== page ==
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J Virol. 2010 May;84(9):4407-14. doi: 10.1128/JVI.02536-09. Epub 2010 Feb 17.

Cultivation and serological characterization of a human Theiler's-like cardiovirus associated with diarrheal disease.

Author information

1
Department of Laboratory Medicine, University of California, San Francisco, 185 Berry Street, Box 0134, San Francisco, CA 94143-0134, USA. charles.chiu@ucsf.edu

Abstract

Cardioviruses (e.g., Theiler's murine encephalomyelitis virus [TMEV]) are members of the Picornaviridae family that cause myocarditis and encephalitis in rodents. Recently, several studies have identified human cardioviruses, including Saffold virus (SAFV) and a related virus named human TMEV-like cardiovirus (HTCV). At least eight cardiovirus genotypes are now recognized, with SAFV and most strains of HTCV belonging to genotypes 1 and 2, respectively; genotype 2 strains are the most common in the population. Although a genotype 3 cardiovirus has recently been cultured (SAFV-3), the genotype 1 and 2 cardioviruses have been difficult to propagate in vitro, hindering efforts to understand their seroprevalence and pathogenicity. Here we present the isolation and characterization of a genotype 2 human cardiovirus (HTCV-UC6). Notably, successful cultivation of HTCV-UC6 from stool required the addition of cytokine-blocking antibodies to interrupt downstream antiviral pathways. Unlike SAFV-3, HTCV-UC6 exhibited slow replication kinetics and demonstrated only a moderate cytopathic effect. Serologic assays revealed that 91% of U.S. adults carry antibodies to the genotype 2 cardioviruses, of which 80% generate neutralizing antibodies, in agreement with previous data showing that cardiovirus infection is widespread in humans. We also demonstrate an acute cardiovirus seroconversion event in a child with diarrhea and vomiting, thus reporting for the first time evidence linking cardiovirus infection to diarrheal disease in humans.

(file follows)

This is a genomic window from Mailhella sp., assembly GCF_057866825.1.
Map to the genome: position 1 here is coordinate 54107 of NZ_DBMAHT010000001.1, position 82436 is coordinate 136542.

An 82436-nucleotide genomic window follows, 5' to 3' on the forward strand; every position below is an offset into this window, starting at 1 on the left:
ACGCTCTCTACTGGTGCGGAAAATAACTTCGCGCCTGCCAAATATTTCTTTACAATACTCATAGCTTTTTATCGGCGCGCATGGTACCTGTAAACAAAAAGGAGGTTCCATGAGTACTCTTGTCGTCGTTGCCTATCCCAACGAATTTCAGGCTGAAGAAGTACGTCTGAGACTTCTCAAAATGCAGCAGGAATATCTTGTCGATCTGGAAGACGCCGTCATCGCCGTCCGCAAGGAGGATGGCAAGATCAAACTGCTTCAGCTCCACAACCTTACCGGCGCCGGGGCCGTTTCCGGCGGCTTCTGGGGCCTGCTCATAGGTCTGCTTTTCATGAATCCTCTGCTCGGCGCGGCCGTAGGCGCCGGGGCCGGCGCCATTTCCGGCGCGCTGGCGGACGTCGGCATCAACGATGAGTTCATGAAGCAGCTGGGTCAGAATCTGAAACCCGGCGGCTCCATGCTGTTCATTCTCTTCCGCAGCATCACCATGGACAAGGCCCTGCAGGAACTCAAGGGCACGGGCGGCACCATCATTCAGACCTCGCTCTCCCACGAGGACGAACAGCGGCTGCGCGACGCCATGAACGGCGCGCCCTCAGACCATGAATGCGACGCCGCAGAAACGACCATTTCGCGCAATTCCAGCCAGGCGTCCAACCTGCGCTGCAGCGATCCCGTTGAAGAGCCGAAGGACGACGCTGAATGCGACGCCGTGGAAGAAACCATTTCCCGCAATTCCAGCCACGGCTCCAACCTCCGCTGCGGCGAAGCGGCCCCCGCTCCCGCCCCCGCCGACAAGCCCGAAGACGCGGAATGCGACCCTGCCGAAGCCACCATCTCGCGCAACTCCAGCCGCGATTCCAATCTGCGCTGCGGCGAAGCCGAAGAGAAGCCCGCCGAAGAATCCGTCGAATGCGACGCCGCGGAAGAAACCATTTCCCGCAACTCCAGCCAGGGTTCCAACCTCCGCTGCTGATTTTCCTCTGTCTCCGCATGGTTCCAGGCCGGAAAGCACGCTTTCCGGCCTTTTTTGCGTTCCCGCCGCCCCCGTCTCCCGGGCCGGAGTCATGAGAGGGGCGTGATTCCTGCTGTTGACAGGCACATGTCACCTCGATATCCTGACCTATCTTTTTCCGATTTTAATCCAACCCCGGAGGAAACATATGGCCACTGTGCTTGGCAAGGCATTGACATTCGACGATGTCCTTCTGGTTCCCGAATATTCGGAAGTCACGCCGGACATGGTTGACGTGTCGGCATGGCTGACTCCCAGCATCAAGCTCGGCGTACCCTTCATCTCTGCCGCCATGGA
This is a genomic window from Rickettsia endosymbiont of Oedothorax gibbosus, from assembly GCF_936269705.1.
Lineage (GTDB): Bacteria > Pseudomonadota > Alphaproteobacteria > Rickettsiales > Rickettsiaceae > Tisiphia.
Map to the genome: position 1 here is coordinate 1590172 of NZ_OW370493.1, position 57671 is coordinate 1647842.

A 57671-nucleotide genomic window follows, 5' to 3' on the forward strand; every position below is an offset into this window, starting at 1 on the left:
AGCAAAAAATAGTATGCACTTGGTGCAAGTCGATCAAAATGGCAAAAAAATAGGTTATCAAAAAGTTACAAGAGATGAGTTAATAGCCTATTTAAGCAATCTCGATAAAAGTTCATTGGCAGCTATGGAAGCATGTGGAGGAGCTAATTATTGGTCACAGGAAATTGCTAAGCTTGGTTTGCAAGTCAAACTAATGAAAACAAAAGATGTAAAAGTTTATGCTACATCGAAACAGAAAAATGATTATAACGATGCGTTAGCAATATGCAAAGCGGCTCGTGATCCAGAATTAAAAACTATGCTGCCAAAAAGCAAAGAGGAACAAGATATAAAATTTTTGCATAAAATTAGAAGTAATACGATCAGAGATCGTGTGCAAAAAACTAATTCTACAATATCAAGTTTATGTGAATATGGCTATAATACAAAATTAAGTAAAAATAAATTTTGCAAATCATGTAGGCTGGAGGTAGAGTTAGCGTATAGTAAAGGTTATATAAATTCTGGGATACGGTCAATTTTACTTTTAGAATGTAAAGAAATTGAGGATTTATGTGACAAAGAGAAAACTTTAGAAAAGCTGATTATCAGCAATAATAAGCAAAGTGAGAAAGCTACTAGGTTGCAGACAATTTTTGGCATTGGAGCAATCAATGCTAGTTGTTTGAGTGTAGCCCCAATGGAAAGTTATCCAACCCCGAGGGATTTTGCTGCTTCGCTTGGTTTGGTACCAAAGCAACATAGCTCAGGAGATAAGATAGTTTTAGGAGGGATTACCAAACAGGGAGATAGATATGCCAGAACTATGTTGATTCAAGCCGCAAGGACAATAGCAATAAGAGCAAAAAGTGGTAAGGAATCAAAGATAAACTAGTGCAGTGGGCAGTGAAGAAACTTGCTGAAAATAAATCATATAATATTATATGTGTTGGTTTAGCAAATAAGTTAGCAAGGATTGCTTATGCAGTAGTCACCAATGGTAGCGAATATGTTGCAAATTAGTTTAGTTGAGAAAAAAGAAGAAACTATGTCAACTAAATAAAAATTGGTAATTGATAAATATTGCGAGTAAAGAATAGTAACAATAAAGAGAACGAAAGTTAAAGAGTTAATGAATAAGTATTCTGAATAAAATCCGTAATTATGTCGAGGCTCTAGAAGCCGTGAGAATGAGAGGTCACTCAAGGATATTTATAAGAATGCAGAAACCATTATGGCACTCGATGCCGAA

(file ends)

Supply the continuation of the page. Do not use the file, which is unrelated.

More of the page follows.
PMID:
20164225
PMCID:
PMC2863762
DOI:
10.1128/JVI.02536-09
[Indexed for MEDLINE]
Free PMC Article

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